Tessa was looking for her unknown father. All she knew his surname was Padilla and that it was an encounter in a town in California in a specific year
It's very helpful when one parent or a half sibling is tested
Because you can separate out the matches and ethnicity of the unknown parent
What does this ethnic mix tell us?
Hispanic, Mexico or New Mexico
People with endogamous roots do best to wait for close matches, 2nd cousins (or better) ... Tessa had three good paternal matches, one at each site.
The surnames of many of the paternal matches looked New Mexican to me (endogamous!)
When I lived in Albuquerque, I learned a great deal about the early Spanish settlers of that area so I was happy to help Tessa find her unknown Dad
The 23andme match was the grandchild of (Jose) Pasqual PADILLA sharing 5.1%
or 368 cMs.
Based on other matches and their ages, the 23andme match was confident that he was the half 1st cousin of the Padilla father we were looking for; that Tessa's grandad was a son of the 2nd wife of Pasqual Padilla,
thus a half first cousin once removed - Half1C1R to Tessa
The Ancestry and MyHeritage matches shared common ancestors: surname MARTINEZ
The Ancestry match - 287 cM - had a tree with just parents. Building that tree in our research tree we found common ancestors with the My Heritage match of 282 cM
Eugenio and Maria Martinez
but they were the great great grandparents of the Ancestry match. Jose, the son of that couple who was the Ancestry match's grandad had several wives and many children - so perhaps another half 1st1R?
Obituaries are a great source for finding the names and parents of the living. This one for Trinidad Martinez from the Albuquerque Journal found the Martinez-Padilla pairing we were looking for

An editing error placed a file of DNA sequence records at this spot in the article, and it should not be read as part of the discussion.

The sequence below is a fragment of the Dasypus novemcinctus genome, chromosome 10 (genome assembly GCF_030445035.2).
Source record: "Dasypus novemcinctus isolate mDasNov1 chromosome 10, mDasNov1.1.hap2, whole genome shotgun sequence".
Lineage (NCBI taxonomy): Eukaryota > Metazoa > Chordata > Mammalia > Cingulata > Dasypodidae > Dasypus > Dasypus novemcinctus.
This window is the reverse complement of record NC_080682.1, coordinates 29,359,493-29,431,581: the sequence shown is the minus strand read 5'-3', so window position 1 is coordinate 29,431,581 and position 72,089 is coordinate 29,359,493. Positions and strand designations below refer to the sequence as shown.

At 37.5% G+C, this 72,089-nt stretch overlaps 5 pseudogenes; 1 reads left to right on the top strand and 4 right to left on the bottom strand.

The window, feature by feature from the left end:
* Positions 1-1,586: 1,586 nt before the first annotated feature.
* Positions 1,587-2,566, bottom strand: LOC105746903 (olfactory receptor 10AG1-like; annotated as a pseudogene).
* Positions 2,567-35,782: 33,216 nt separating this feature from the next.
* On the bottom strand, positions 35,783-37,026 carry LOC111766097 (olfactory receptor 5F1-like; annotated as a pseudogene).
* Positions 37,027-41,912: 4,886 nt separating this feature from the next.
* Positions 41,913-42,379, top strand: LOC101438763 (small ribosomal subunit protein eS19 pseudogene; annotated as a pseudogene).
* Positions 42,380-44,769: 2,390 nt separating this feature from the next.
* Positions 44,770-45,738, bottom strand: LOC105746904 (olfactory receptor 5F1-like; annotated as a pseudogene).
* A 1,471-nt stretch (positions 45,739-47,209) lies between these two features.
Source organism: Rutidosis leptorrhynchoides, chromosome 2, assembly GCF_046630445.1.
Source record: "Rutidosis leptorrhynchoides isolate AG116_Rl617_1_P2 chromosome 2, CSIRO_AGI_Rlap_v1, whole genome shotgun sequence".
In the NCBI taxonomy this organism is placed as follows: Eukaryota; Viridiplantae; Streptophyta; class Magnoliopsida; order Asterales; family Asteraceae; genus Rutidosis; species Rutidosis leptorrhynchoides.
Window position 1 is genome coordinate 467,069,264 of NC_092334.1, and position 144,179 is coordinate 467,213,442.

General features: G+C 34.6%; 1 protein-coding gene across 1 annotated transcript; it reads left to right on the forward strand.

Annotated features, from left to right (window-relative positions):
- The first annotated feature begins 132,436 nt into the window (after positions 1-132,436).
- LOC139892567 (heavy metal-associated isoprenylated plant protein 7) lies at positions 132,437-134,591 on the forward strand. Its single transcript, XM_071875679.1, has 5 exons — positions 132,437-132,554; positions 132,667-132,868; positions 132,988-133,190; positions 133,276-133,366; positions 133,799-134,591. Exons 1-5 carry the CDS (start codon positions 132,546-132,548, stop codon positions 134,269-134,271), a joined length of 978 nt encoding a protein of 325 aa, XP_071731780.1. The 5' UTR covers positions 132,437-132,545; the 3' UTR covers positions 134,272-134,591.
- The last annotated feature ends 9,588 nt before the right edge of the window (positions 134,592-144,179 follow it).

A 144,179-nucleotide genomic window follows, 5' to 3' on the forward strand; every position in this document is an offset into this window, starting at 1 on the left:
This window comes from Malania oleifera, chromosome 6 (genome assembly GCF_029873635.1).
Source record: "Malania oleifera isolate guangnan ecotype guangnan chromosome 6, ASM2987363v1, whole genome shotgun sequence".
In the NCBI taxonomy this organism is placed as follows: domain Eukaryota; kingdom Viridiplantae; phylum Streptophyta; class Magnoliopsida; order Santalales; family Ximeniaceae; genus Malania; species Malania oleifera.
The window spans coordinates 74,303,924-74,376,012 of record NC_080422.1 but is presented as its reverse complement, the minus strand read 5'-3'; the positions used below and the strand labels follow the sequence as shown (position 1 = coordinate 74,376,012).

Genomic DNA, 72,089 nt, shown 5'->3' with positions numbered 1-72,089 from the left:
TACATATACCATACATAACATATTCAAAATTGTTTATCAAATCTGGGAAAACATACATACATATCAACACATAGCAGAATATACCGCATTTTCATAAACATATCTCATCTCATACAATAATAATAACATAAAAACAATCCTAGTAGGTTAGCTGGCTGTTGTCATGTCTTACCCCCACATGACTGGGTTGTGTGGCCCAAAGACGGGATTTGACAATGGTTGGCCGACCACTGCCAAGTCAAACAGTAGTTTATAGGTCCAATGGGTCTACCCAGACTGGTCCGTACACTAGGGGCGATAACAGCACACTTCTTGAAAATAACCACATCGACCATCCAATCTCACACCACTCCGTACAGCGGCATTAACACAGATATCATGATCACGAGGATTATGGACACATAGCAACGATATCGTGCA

Next task was to see if we could find a daughter of (Jose) Trinidad Martinez married to a son of (Jose) Pasqual Padilla
So did Pasqual have a son named Luis?
Yes Pasqual's son Luis married Teresa Martinez! the daughter of (Jose) Trinidad Martinez
Now which of those 9 sons was in California at the right time?
Only 2 of them
Meanwhile Julie, a daughter of one of the possible half brothers, tested independantly at 23andme and shared 774cM (about 10%)
Now Tessa showed off her sleuthing skills, she called the librarian of the small town that most of these Padillas were from and got copies of their obituaries and lots of information. Neither possible father was still alive but she tracked down a son of each one of them and talked them into testing
So Julie is either a half niece or a 1C1R
image from Blaine Bettinger's chart 2017
Here are the tests results for her possible half brothers at Ancestry
Tessa was welcomed into her father's family; here she is with her half brother and half niece
To learn more take a class at DNAadoption.com
Or join Cece Moore's FaceBook group for adoptees
Or read my blog
all images either screenshots or used by permission, note that the relationship images are from Blaine Bettinger's chart 2017
Unknown Parentage Searches Part 1: Rootstech Connect 2021
By Kitty Cooper